It’s safe to say that Foursquare is digging itself in more and more as THE golden standard for rum quality, pureness and straight taste with each bottle new expression. A very passionate following (of which I am becoming one) leads the charge with declarations of love all over, rum reviewers give the tipples from the distillery’s stills a constant stream of good to great reviews. This effort leads to a wider respect and hopefully a further normalization of this rum; meaning that -thanks to the frequent releases of new bottlings surrounded by quite some hype- foursquare will be more available wherever you go. Perhaps even kicking Plantation of the pedestal on which it was placed by the larger mainstream consumer market.

Wow, that last sentence sounded a bit Fox news-y.

Back to the rum at hand, today I’ll be reviewing the Nobiliary. This is the 12th “installment” of the Exceptional Cask Selection and is named for its noble character, hence the name and the royal purple lettering (love that detail). Why royal purple? Well, little history lesson; back in the time of the Great empires (think Persian, Roman, Byzantine) purple was the color of royalty (or nobility), simply because the clothes with this pigment were so exorbitantly expensive. Rulers liked showing of their power and wealth by flaunting purple (in this case the emperor does have clothes, purple ones at that). Now that you know this, you can dazzle all your friends with your knowledge of the letter colouring of the Nobiliary and its meaning. (thank god for The Rum Robin, right?)

After this history lesson, let’s go through the specs: the Nobiliary is aged in Barbados for 14 years, all of which in Ex-bourbon casks and bottled at 62%. The distillate in this bottle is a blend of a continuous twin column still and a double retort pot still and there are absolutely no additives (sweeteners, flavourings, colouring) or take-aways (chill-filtering).

Okay, let the regal tasting start


Dark orange-brown, very apple juice-y


Boy, that is a lovely sniff. The rum first presents itself as quite dry with a lot of interesting and intense smells just around the corner. The nose gives a powerful impression, with a pleasant first oomph and lovely fruitiness. The most notable scents I get are raisins and plums. I also get some funky varnish and a bit of darker leather-y notes. Some sourness also sneaks in, which gives the rum a fresher nose.


Ooh, that tickles the tongue in a nice way. The first sip brings along a fair amount of spiciness and fruit. The varnish smell is almost unrecognizable on the palate, instead I get some more bourbon influence. A hint of vanilla, with some acidity which combines in a great dry mouthfeel, but with a full flavour.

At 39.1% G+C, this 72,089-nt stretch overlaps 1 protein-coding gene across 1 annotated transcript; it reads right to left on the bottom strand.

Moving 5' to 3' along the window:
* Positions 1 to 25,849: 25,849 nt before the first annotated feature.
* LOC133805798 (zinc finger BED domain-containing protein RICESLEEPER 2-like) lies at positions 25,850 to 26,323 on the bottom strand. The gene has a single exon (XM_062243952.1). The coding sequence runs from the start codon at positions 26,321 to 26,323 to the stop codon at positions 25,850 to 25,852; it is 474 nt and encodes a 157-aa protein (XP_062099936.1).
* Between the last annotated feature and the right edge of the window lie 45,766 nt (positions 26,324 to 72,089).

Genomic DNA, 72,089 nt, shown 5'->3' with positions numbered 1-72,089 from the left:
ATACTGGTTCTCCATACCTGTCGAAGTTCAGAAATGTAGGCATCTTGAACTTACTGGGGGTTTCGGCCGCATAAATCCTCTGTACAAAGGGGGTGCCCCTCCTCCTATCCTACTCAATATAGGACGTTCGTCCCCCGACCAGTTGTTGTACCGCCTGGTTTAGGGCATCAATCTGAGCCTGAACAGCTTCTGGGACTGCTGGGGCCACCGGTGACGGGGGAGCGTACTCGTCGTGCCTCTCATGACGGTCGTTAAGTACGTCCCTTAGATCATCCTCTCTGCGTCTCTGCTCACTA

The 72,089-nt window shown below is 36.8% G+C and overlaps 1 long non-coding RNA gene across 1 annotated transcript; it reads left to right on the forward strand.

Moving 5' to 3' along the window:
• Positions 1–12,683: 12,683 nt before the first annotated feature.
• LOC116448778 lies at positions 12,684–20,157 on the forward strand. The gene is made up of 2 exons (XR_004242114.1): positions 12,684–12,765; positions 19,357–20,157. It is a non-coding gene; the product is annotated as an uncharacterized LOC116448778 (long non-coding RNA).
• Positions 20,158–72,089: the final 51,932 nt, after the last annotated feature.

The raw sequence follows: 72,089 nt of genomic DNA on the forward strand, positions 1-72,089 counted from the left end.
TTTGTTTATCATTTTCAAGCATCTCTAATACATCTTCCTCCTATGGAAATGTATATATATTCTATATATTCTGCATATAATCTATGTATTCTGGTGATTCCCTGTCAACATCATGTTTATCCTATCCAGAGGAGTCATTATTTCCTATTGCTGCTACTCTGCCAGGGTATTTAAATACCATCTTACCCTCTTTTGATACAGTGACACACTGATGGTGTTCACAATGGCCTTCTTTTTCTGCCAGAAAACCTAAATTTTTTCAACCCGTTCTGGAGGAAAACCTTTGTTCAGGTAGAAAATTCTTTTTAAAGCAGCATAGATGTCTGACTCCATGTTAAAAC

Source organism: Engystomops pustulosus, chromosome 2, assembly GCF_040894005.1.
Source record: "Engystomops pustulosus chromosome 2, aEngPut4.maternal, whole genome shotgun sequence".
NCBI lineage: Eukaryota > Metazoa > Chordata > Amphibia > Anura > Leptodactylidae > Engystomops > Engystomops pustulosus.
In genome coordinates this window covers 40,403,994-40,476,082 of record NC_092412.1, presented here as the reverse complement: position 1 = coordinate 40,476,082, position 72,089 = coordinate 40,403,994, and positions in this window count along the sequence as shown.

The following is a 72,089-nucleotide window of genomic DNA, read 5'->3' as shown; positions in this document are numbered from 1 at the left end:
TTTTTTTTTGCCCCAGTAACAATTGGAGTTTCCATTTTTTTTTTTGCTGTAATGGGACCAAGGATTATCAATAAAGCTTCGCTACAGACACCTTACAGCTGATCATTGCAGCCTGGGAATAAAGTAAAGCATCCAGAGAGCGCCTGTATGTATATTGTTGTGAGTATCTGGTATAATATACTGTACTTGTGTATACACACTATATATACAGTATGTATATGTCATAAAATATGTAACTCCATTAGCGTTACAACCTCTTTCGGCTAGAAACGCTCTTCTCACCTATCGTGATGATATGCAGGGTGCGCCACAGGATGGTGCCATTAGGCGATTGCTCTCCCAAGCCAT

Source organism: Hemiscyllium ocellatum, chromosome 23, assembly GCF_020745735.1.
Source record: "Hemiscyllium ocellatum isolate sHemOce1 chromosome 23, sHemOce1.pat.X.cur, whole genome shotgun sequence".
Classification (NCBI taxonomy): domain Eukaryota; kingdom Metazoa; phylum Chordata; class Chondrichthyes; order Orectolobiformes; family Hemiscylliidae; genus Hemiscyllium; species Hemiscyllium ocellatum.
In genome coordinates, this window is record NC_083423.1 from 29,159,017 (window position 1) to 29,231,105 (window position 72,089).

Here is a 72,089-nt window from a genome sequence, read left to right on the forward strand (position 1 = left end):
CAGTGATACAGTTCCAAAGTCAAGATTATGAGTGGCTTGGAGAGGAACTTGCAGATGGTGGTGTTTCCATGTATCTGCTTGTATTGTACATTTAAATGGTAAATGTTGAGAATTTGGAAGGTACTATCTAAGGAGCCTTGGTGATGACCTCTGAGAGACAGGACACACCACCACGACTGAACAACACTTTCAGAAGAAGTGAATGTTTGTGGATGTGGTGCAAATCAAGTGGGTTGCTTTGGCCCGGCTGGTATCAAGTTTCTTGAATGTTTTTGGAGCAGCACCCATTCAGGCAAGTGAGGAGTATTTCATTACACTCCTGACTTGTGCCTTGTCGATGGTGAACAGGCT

It takes a couple of sips to get used to the intense spices, which bring some amazing notes themselves. It’s after these sips that the rum really opens up completely. The vanilla notes are coming to the forefront, together with some dark chocolate. Though the 62% ABV keeps the rum punchy and quite an experience with every sip.


Thanks to the intense flavours of the high ABV and the many years in the Barrel, the finish is really long and almost as complex as some lesser rums in their entirety. After the sip, everything mellows out, the dark chocolate loses some of its cacao and the vanilla combines with yet a new hint, one of caramel. A nice relaxing end to an intense, dry and flavourful rum.

Wow, this is one hell of a dram. From what I’ve read about and have tasted from foursquare before, I always thought Foursquare was a rather composed and quiet sort of rum. Like Speyside or Lowland whiskies, great quality and more missionary than kinky.

But was I wrong, after drinking this truly noble rum it seems that I still have quite a while to go in my rum-journey and a lot to learn.

This is truly a noble rum; and not some weak nobility, but more of an emperor Augustus or King Louis XIV. A Nobility out of this world, which only deserves to be praised. An intense opening palate and a complex, satisfying middle palate and finish make sure of this. Truly a stunning rum.


Review #5: Worthy Park Single Estate Reserve

“the perfect blend between the past and the future”